What I find odd is that Packer wants to affirm a Trinitarian salvation. On page 6:

For to Calvinism there is really only one point to be made in the field of soteriology: the point that God saves sinners. God–the Triune Jehovah, Father, Son and Spirit; three Persons working together in sovereign wisdom, power, and love to achieve the salvation of a chosen people, the Father electing, the Son fulfilling the Father’s will by redeeming, the Spirit executing the purpose of the Father and the Son by renewing.

But if Jesus has already given us title to eternal life, and made us no longer liable to eternal punishment, then I don’t see how this Trinitarian salvation holds up. The Spirit then, is not working to achieve salvation but is, in fact, simply an effect of salvation. He works to prevent unregenerate unbelievers from dying and going to heaven because God has already removed his wrath from them.

I have other problems with this second description. Allow me to quote it again with the next sentence included:

Calvinists, however, define redemption as Christ’s actual substitutionary endurance of the penalty of sin in the place of certain specified sinners, through which God was reconciled to them, their liability to punishment was forever destroyed, and title to eternal life was secured for them. In consequence of this, they now have in God’s sight a right to the gift of faith, as the means of entry into the enjoyment of their inheritance.

That is simply not what Calvinists believe, it is not logically demanded from Calvinism, and (unless John Owen can prove otherwise) it is not biblical. People are not adopted at the cross–in billions of case, before they actually exist–and then discover the enjoyment of this inheritance later in life when they are converted to faith by the Spirit. Anyone who has memorized the Westminster Shorter Catechism knows this is the case:

Q. 34. What is adoption?
A. Adoption is an act of God’s free grace, whereby we are received into the number, and have a right to all the privileges of, the sons of God.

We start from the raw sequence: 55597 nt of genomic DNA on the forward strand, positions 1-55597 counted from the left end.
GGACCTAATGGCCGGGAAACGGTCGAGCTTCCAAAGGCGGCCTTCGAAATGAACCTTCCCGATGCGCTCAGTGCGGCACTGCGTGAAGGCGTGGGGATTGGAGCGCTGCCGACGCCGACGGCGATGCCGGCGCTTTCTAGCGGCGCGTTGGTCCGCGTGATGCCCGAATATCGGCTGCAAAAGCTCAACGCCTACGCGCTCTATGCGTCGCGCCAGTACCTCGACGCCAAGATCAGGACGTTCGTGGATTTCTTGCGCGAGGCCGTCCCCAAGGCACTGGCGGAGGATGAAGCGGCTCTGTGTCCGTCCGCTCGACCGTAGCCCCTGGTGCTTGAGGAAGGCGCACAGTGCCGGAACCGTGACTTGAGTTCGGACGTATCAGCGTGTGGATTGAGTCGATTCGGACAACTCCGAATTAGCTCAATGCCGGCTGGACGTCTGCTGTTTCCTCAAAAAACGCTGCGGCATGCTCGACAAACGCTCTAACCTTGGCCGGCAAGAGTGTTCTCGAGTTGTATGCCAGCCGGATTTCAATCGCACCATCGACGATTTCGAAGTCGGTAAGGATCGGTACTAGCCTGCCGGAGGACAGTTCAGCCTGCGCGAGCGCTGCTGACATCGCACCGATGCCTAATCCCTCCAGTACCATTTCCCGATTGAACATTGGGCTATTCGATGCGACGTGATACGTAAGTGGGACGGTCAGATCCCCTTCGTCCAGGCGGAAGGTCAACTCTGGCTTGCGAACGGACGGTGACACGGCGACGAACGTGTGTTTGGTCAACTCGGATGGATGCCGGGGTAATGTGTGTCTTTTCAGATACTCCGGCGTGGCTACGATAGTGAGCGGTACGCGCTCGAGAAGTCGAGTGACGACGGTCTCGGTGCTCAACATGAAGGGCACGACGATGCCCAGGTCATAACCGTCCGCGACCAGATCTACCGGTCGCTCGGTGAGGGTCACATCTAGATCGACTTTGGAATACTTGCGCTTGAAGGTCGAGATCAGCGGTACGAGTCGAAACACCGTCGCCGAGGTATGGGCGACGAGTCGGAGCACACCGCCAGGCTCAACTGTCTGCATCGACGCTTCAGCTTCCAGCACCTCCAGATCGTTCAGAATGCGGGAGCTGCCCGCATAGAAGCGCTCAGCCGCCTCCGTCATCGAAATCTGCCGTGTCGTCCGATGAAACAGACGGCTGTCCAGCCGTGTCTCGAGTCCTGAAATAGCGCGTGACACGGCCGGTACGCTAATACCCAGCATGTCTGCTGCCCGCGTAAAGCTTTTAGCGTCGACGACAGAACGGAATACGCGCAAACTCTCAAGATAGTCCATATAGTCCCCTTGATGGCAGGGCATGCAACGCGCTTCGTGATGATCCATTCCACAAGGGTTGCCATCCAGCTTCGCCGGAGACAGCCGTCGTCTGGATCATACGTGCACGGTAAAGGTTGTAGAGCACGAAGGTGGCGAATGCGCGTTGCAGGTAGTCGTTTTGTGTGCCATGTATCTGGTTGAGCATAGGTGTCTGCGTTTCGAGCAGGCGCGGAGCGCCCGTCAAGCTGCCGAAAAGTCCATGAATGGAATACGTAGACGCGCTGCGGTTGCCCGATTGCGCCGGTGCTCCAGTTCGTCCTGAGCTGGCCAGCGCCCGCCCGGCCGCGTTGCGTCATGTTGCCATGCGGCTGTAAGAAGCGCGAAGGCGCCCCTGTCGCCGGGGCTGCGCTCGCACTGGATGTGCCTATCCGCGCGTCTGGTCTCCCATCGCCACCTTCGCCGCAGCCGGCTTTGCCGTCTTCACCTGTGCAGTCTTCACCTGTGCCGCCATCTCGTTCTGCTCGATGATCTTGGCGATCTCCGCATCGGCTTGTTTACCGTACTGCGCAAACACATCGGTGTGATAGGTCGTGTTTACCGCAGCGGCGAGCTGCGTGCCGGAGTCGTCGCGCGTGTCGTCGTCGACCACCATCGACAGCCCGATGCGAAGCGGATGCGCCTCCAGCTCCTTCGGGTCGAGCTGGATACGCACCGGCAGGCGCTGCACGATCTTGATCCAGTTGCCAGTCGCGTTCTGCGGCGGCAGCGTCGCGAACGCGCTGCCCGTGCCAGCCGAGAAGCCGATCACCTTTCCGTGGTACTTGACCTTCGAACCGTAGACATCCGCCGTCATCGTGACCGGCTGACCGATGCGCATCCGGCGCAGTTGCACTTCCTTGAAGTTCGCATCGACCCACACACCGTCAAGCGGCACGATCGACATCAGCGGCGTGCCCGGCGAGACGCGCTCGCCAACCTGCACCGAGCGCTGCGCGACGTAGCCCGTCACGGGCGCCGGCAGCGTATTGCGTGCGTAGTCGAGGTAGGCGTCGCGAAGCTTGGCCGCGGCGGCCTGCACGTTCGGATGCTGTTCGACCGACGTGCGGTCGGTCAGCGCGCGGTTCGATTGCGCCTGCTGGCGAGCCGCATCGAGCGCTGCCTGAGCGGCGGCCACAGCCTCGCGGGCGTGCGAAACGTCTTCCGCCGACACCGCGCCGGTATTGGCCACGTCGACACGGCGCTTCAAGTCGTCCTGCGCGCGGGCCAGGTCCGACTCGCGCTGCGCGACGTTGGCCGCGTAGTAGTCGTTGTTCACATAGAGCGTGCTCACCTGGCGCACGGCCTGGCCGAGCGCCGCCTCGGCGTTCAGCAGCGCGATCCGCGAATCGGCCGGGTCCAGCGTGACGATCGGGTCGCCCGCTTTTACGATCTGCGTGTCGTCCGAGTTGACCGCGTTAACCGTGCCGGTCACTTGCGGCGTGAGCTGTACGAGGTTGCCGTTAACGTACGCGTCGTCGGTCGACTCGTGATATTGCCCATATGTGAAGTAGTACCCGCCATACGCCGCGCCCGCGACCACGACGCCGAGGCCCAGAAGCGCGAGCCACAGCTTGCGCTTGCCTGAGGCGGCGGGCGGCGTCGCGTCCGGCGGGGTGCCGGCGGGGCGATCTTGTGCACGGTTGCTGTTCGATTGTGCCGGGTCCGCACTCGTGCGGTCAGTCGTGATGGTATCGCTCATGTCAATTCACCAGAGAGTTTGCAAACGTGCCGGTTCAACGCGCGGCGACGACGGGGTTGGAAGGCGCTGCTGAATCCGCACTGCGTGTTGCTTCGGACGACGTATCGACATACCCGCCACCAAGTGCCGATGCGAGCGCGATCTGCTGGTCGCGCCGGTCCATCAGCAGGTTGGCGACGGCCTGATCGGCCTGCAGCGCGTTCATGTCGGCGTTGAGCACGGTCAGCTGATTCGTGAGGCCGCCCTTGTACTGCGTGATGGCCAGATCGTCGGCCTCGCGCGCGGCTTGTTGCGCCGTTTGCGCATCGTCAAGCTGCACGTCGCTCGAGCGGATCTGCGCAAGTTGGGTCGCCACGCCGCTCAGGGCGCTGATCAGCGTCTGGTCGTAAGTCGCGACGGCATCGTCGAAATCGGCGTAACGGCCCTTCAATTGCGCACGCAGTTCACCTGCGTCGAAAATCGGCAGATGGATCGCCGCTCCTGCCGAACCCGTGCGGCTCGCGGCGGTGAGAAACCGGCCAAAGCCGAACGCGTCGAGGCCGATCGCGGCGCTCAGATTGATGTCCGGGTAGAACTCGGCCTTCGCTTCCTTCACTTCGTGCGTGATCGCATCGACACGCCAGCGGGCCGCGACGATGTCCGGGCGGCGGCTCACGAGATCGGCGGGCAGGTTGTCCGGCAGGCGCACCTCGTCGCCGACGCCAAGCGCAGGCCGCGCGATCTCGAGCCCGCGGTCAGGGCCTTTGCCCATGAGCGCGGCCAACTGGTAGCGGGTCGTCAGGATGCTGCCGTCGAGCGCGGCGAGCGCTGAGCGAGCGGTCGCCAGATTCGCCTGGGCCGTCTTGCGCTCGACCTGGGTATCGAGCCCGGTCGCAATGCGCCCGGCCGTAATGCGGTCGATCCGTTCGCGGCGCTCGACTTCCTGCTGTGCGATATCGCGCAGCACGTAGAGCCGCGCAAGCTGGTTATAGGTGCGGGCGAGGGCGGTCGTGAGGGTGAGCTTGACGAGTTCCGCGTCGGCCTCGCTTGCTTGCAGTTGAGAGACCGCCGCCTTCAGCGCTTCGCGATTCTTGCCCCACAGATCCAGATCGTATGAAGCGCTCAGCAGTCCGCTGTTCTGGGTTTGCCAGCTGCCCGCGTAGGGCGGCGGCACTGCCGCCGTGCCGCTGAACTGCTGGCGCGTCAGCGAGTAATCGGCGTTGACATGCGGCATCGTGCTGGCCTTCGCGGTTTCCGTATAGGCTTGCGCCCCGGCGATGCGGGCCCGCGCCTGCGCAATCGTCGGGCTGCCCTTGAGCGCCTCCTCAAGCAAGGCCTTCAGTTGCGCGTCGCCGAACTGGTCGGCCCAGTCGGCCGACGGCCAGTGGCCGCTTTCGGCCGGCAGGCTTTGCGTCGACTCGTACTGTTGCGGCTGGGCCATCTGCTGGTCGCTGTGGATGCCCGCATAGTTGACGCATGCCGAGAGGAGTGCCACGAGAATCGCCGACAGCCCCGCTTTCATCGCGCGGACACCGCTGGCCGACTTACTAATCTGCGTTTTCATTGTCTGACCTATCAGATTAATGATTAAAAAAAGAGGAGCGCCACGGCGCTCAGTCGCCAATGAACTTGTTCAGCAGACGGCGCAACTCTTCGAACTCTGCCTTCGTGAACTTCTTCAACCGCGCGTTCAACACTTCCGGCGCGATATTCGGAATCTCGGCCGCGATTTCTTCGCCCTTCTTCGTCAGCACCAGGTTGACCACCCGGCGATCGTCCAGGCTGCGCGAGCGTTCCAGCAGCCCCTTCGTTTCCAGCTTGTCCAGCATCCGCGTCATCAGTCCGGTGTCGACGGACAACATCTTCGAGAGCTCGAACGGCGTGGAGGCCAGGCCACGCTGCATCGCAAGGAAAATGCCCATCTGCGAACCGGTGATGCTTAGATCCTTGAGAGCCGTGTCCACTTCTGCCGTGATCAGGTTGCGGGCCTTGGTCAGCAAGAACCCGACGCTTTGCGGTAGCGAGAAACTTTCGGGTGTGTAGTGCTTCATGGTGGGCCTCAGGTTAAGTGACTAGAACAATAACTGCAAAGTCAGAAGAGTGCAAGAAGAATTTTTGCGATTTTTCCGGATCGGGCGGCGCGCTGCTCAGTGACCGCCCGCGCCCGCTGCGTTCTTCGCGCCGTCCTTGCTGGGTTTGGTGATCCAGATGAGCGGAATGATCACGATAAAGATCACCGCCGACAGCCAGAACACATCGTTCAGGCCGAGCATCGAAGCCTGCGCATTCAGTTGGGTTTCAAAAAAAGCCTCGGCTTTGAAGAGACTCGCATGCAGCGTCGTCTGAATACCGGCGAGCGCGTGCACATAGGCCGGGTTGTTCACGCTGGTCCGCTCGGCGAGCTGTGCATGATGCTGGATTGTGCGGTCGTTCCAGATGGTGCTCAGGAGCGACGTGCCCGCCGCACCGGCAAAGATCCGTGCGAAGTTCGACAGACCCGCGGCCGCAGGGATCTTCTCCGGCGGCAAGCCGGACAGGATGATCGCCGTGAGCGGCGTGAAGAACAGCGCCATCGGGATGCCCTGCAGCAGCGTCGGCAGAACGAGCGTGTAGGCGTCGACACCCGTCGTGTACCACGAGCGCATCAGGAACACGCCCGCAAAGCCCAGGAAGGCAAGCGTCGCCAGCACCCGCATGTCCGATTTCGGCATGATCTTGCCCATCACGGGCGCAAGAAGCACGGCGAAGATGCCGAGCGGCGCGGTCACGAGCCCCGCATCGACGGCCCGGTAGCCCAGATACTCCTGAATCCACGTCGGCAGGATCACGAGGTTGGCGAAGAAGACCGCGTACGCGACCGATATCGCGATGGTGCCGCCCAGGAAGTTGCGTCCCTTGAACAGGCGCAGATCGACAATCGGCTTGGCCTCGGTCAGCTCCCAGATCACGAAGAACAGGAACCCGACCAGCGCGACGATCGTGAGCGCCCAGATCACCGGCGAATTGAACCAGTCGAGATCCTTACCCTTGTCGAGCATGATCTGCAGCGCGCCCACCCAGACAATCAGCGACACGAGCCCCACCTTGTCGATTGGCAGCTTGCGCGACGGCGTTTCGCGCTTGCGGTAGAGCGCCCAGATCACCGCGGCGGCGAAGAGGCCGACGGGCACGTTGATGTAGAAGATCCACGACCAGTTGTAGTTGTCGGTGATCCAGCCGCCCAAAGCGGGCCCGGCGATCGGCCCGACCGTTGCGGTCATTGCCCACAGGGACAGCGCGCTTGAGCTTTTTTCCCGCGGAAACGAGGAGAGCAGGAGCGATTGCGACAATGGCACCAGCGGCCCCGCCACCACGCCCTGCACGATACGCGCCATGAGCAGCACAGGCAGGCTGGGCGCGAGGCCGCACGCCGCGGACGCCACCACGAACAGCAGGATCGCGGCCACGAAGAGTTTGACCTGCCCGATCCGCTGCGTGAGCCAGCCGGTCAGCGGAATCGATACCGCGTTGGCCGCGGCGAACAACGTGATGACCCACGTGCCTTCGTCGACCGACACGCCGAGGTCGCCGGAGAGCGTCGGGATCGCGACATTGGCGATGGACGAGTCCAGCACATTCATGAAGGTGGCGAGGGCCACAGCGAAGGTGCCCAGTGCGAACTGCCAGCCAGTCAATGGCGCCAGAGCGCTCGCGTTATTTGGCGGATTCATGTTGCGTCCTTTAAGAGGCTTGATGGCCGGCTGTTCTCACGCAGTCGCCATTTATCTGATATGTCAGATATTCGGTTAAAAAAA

And when are we adopted? The Catechism gives us the time frame:

Q. 29. How are we made partakers of the redemption purchased by Christ?
A. We are made partakers of the redemption purchased by Christ, by the effectual application of it to us by his Holy Spirit.

Q. 30. How doth the Spirit apply to us the redemption purchased by Christ?
A. The Spirit applieth to us the redemption purchased by Christ, by working faith in us, and thereby uniting us to Christ in our effectual calling.

Q. 31. What is effectual calling?
A. Effectual calling is the work of God’s Spirit, whereby, convincing us of our sin and misery, enlightening our minds in the knowledge of Christ, and renewing our wills, he doth persuade and enable us to embrace Jesus Christ, freely offered to us in the gospel.

Q. 32. What benefits do they that are effectually called partake of in this life?
A. They that are effectually called do in this life partake of justification, adoption and sanctification, and the several benefits which in this life do either accompany or flow from them.

No one has legal benefits, rights, or privileges before God as unbelievers who are not justified, even though God has chosen them for salvation and sent Christ to die and rise for them with their salvation as the end or goal of that work. We become heirs when we repent and believe. We don’t do this ourselves, God’s Spirit gives us faith by grace.

Since Packer is declaring what “Calvinism” is, I’m going to suggest it might be helpful to go to the source. Here is John Calvin, Book 3, of The Institutes of the Christian Religion:


Chapter I: The Things Spoken Concerning Christ Profit Us by the Secret Working of the Spirit

1. The Holy Spirit as the bond that unites us to Christ. WE must now examine this question. How do we receive those benefits which the Father bestowed on his only-begotten Son–Not for Christ’s own private use, but that he might enrich poor and needy men? First, we must understand that as long as Christ remains outside of us, and we are separated from him, all that he has suffered and done for the salvation of the human race remains useless and of no value for us. Therefore, to share with us what he has received from the Father, he had to become ours and to dwell within us.

Calvin’s words immediately line up with the Westminster Standards from a century or so later. They don’t work that well with Packer’s description of the work of Christ–the one he insists all Calvinists believe in.